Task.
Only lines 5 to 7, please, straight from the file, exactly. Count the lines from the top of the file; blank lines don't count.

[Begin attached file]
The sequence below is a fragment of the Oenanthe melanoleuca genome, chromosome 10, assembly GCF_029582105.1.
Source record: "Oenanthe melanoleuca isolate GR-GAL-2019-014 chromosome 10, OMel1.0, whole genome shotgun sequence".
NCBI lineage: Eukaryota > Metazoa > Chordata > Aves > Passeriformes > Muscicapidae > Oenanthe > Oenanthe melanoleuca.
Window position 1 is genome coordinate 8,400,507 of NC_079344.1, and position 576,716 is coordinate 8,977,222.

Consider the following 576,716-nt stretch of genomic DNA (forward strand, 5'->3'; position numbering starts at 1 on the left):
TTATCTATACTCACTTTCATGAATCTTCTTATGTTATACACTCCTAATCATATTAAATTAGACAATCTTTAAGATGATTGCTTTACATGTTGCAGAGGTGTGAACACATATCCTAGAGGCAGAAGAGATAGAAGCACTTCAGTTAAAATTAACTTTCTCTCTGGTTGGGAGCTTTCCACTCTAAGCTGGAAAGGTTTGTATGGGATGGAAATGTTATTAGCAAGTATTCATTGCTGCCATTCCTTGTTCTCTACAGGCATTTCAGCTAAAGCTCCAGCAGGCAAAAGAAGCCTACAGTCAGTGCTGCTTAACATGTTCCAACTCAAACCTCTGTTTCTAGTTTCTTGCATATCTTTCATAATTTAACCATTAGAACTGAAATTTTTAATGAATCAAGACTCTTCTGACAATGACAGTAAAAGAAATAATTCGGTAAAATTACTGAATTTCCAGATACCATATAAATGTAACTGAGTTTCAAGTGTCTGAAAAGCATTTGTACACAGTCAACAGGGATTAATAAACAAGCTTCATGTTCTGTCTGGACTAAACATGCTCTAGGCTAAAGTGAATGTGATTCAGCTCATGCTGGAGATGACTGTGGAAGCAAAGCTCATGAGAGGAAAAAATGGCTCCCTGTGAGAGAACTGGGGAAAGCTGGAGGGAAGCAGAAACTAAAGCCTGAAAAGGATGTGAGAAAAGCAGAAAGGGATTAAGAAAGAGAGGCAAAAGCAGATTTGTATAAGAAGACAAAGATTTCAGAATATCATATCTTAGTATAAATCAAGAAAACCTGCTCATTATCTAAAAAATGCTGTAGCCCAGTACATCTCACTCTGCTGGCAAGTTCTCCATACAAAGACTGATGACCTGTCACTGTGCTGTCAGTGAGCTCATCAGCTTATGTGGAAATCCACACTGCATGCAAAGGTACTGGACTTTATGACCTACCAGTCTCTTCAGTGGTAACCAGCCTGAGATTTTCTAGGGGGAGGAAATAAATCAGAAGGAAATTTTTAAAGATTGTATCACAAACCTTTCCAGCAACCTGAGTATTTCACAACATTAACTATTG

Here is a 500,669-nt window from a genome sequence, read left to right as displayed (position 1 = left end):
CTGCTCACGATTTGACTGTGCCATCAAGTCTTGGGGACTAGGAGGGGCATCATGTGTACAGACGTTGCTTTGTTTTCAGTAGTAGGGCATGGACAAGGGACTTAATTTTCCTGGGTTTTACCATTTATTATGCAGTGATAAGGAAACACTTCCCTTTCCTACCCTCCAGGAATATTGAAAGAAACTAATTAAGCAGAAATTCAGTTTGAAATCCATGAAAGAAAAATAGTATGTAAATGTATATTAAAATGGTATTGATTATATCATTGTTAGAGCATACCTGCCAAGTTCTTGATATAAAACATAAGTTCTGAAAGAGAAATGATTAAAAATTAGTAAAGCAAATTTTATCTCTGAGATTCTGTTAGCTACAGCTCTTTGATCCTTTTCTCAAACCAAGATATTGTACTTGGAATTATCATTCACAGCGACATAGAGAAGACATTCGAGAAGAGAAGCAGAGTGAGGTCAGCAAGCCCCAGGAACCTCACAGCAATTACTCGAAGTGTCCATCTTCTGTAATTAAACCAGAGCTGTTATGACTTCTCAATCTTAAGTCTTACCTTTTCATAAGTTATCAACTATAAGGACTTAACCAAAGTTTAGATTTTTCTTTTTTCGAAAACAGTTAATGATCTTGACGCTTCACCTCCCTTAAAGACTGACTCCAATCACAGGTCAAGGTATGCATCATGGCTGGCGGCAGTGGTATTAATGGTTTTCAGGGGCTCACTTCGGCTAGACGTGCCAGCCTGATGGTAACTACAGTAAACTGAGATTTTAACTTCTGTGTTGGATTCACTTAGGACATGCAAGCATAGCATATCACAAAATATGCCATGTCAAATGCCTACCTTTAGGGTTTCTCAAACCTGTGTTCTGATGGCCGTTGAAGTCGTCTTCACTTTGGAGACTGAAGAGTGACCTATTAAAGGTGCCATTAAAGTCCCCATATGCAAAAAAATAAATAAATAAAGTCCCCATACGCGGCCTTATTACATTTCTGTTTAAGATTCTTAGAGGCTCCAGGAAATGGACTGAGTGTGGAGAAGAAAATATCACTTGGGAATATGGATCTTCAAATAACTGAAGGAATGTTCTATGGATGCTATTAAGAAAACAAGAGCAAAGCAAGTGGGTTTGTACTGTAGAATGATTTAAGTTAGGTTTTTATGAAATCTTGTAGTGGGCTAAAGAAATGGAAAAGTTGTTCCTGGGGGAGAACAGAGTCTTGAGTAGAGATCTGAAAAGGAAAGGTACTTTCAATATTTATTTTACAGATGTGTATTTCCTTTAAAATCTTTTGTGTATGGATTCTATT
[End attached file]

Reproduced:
Consider the following 576,716-nt stretch of genomic DNA (forward strand, 5'->3'; position numbering starts at 1 on the left):
TTATCTATACTCACTTTCATGAATCTTCTTATGTTATACACTCCTAATCATATTAAATTAGACAATCTTTAAGATGATTGCTTTACATGTTGCAGAGGTGTGAACACATATCCTAGAGGCAGAAGAGATAGAAGCACTTCAGTTAAAATTAACTTTCTCTCTGGTTGGGAGCTTTCCACTCTAAGCTGGAAAGGTTTGTATGGGATGGAAATGTTATTAGCAAGTATTCATTGCTGCCATTCCTTGTTCTCTACAGGCATTTCAGCTAAAGCTCCAGCAGGCAAAAGAAGCCTACAGTCAGTGCTGCTTAACATGTTCCAACTCAAACCTCTGTTTCTAGTTTCTTGCATATCTTTCATAATTTAACCATTAGAACTGAAATTTTTAATGAATCAAGACTCTTCTGACAATGACAGTAAAAGAAATAATTCGGTAAAATTACTGAATTTCCAGATACCATATAAATGTAACTGAGTTTCAAGTGTCTGAAAAGCATTTGTACACAGTCAACAGGGATTAATAAACAAGCTTCATGTTCTGTCTGGACTAAACATGCTCTAGGCTAAAGTGAATGTGATTCAGCTCATGCTGGAGATGACTGTGGAAGCAAAGCTCATGAGAGGAAAAAATGGCTCCCTGTGAGAGAACTGGGGAAAGCTGGAGGGAAGCAGAAACTAAAGCCTGAAAAGGATGTGAGAAAAGCAGAAAGGGATTAAGAAAGAGAGGCAAAAGCAGATTTGTATAAGAAGACAAAGATTTCAGAATATCATATCTTAGTATAAATCAAGAAAACCTGCTCATTATCTAAAAAATGCTGTAGCCCAGTACATCTCACTCTGCTGGCAAGTTCTCCATACAAAGACTGATGACCTGTCACTGTGCTGTCAGTGAGCTCATCAGCTTATGTGGAAATCCACACTGCATGCAAAGGTACTGGACTTTATGACCTACCAGTCTCTTCAGTGGTAACCAGCCTGAGATTTTCTAGGGGGAGGAAATAAATCAGAAGGAAATTTTTAAAGATTGTATCACAAACCTTTCCAGCAACCTGAGTATTTCACAACATTAACTATTG

Here is a 500,669-nt window from a genome sequence, read left to right as displayed (position 1 = left end):